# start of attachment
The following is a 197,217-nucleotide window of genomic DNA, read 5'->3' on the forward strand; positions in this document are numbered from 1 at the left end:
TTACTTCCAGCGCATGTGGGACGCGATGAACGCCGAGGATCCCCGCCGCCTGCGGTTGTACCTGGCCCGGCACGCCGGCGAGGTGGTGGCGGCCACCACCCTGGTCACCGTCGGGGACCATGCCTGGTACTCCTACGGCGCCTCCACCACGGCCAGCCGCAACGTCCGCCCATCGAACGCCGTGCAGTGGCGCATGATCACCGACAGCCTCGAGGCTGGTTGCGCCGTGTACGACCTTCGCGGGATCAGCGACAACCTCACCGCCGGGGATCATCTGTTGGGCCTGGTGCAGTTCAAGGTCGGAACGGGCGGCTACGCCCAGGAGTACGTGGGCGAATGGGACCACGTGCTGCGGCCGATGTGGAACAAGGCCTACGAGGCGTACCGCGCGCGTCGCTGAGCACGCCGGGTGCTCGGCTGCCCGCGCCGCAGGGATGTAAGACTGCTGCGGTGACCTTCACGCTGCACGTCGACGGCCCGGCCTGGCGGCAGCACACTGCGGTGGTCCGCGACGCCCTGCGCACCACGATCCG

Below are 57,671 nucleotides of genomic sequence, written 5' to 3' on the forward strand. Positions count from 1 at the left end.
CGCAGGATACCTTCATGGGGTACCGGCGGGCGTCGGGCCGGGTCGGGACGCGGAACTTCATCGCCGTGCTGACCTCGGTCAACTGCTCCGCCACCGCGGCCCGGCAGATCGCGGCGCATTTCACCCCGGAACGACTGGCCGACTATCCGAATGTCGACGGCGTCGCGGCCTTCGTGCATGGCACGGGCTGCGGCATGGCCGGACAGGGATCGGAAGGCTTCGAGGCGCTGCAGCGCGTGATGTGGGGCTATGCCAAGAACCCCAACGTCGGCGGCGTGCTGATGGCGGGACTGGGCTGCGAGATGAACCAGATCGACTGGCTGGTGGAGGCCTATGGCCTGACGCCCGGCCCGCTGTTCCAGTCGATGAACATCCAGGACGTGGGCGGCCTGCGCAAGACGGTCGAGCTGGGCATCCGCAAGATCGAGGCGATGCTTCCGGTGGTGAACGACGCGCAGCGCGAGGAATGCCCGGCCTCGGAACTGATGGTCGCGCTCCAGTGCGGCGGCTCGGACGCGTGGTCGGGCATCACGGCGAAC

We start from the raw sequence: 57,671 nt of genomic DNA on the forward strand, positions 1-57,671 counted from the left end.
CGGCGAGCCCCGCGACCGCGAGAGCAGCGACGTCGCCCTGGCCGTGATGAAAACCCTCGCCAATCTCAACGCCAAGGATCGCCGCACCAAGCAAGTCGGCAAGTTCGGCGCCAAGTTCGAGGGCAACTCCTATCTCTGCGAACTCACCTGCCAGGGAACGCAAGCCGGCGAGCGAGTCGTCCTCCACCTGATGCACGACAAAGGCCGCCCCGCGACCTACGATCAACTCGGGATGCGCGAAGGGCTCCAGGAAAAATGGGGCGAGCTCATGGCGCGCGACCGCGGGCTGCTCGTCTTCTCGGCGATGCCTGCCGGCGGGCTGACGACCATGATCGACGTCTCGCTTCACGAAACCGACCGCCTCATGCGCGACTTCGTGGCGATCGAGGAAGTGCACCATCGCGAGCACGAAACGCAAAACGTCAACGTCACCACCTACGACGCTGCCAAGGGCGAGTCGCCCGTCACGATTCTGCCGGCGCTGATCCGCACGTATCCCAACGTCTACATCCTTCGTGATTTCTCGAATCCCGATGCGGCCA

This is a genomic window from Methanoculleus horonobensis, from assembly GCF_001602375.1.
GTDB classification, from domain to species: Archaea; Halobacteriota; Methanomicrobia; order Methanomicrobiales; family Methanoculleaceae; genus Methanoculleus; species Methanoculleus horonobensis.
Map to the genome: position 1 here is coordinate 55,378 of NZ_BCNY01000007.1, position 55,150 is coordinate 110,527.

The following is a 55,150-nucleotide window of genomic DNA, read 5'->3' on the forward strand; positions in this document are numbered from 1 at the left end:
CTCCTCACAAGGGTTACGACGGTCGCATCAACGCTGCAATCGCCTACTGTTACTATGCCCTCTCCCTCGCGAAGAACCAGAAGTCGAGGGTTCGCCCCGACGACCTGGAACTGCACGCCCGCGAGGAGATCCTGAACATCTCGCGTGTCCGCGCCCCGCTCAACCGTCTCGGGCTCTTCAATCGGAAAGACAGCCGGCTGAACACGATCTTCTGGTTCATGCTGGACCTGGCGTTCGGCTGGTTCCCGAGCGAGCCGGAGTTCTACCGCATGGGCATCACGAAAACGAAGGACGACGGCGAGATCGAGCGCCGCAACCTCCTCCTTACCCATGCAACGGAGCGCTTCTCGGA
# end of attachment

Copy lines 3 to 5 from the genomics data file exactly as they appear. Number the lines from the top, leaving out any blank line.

Below are 57,671 nucleotides of genomic sequence, written 5' to 3' on the forward strand. Positions count from 1 at the left end.
CGCAGGATACCTTCATGGGGTACCGGCGGGCGTCGGGCCGGGTCGGGACGCGGAACTTCATCGCCGTGCTGACCTCGGTCAACTGCTCCGCCACCGCGGCCCGGCAGATCGCGGCGCATTTCACCCCGGAACGACTGGCCGACTATCCGAATGTCGACGGCGTCGCGGCCTTCGTGCATGGCACGGGCTGCGGCATGGCCGGACAGGGATCGGAAGGCTTCGAGGCGCTGCAGCGCGTGATGTGGGGCTATGCCAAGAACCCCAACGTCGGCGGCGTGCTGATGGCGGGACTGGGCTGCGAGATGAACCAGATCGACTGGCTGGTGGAGGCCTATGGCCTGACGCCCGGCCCGCTGTTCCAGTCGATGAACATCCAGGACGTGGGCGGCCTGCGCAAGACGGTCGAGCTGGGCATCCGCAAGATCGAGGCGATGCTTCCGGTGGTGAACGACGCGCAGCGCGAGGAATGCCCGGCCTCGGAACTGATGGTCGCGCTCCAGTGCGGCGGCTCGGACGCGTGGTCGGGCATCACGGCGAAC

We start from the raw sequence: 57,671 nt of genomic DNA on the forward strand, positions 1-57,671 counted from the left end.